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“The graveyard of world empires—Sumerian, Egyptian, Greek, Roman, Mayan, Khmer, Ottoman and Austro-Hungarian—followed the same trajectory of moral and physical collapse.”
[…]
“The difference now, as Joseph Tainter points out in ‘The Collapse of Complex Societies,’ is that collapse, if and when it comes again, will this time be global. “

jpratt27

The Dance of Death

By Chris Hedges

The ruling corporate elites no longer seek to build.

They seek to destroy.

They are agents of death.

They crave the unimpeded power to cannibalize the country and pollute and degrade the ecosystem to feed an insatiable lust for wealth, power and hedonism.

Wars and military “virtues” are celebrated.

Intelligence, empathy and the common good are banished.

Culture is degraded to patriotic kitsch.

Education is designed only to instill technical proficiency to serve the poisonous engine of corporate capitalism.

Historical amnesia shuts us off from the past, the present and the future.

Those branded as unproductive or redundant are discarded and left to struggle in poverty or locked away in cages.

State repression is indiscriminant and brutal.

And, presiding over the tawdry Grand Guignol is a deranged ringmaster tweeting absurdities from the White House.

The graveyard of world empires—Sumerian, Egyptian, Greek, Roman, Mayan…

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46 thoughts on “The Dance of Death #climatechange #neoliberalism #auspol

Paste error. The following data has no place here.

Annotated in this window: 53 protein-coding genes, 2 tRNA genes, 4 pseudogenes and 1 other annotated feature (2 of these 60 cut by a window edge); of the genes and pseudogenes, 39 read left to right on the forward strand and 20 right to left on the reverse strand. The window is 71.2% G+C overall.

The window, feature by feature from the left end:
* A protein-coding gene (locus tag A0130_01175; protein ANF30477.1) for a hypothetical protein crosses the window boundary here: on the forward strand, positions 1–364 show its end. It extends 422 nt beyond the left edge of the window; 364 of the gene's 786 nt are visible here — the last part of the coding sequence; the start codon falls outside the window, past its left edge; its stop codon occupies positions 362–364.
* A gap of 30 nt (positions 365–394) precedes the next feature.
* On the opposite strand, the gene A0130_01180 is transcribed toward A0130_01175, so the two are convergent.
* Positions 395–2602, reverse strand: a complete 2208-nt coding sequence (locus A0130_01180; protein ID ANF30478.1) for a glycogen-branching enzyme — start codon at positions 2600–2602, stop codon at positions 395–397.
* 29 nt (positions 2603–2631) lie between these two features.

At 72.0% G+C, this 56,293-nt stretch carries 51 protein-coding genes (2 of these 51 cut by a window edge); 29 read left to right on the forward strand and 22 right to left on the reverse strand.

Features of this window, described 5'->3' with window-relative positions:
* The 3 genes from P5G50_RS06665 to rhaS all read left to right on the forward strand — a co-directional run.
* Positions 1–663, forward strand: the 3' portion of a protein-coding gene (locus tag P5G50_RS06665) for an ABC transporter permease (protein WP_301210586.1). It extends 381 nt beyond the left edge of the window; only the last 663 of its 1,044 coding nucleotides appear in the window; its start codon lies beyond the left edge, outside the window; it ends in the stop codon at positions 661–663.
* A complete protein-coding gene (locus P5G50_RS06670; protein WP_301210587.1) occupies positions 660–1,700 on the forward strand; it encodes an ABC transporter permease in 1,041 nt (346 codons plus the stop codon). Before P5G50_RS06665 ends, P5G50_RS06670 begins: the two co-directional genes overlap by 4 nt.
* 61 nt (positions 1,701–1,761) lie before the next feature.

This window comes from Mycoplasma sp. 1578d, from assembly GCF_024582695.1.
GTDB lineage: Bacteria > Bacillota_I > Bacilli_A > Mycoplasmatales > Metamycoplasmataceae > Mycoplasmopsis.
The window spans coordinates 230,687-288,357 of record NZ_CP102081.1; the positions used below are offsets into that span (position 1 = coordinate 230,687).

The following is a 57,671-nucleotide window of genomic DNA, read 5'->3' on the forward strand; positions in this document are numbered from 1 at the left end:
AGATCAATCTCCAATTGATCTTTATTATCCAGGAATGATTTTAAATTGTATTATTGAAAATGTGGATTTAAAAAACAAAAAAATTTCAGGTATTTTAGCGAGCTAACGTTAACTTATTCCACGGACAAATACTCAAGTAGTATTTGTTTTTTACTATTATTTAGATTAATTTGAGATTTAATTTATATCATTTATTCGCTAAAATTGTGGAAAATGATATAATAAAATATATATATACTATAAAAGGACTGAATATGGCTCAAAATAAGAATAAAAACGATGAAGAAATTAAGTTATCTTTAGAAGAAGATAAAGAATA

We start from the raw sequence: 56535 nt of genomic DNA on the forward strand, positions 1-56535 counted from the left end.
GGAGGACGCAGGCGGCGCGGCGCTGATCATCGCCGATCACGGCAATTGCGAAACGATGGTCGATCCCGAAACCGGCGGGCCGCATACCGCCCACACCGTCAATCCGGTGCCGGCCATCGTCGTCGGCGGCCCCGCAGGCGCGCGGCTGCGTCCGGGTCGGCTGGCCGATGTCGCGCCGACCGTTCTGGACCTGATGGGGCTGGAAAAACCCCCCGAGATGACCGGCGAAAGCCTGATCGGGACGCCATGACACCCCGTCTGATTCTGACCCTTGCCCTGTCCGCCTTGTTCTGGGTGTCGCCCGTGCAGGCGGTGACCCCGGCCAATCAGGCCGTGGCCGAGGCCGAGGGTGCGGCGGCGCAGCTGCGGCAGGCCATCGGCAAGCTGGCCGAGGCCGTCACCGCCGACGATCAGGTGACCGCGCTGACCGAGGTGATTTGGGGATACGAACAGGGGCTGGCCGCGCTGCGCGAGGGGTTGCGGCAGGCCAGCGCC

1. Hedges is a truly insightful writer. His explanation for our tailspin is better than most. These lines caught my eye: “Sigmund Freud wrote that societies, along with individuals, are driven by two primary instincts. One is the instinct for life, Eros, the quest to love, nurture, protect and preserve. The second is the death instinct. The death instinct, called Thanatos by post-Freudians, is driven by fear, hatred and violence….”

  2. A bit off-topic, but I just discovered your book (The Martian Patriarch). I favor Sci-fi books, movies, tv, so it sounds like something I’d enjoy. However, it doesn’t seem to be available as an eBook … ?? Did I miss something or is it only in hard copy? I rarely buy the latter so I’m hoping you can direct me to the former. 😉

  3. Carmen seems to be on the right track – Pastor Hedges, a blatant anti-secularist, is a miserable public figure – a Johnny-come-lately to the poor micro-Left.
    He is utterly without humor, joy, or self-analysis. Every week it is the same sermon, the same dull litany that everyone should know by now. Join him in his Christian crusade to revivify a monkish life devoted the reading of classics and pontificating at lecterns, and watch your hold on sanity disappear.

  4. Robert,
    I’ve just spent time doing some research on Chris Hedges. I must say that, before this, I had only read ‘snippets’ of his writing. I can see now that his opinions are very controversial and, in particular, his criticism of New Atheists make him sound not much different than some of the most ardent fundamentalists. Needless to say, I’m less than impressed. 😦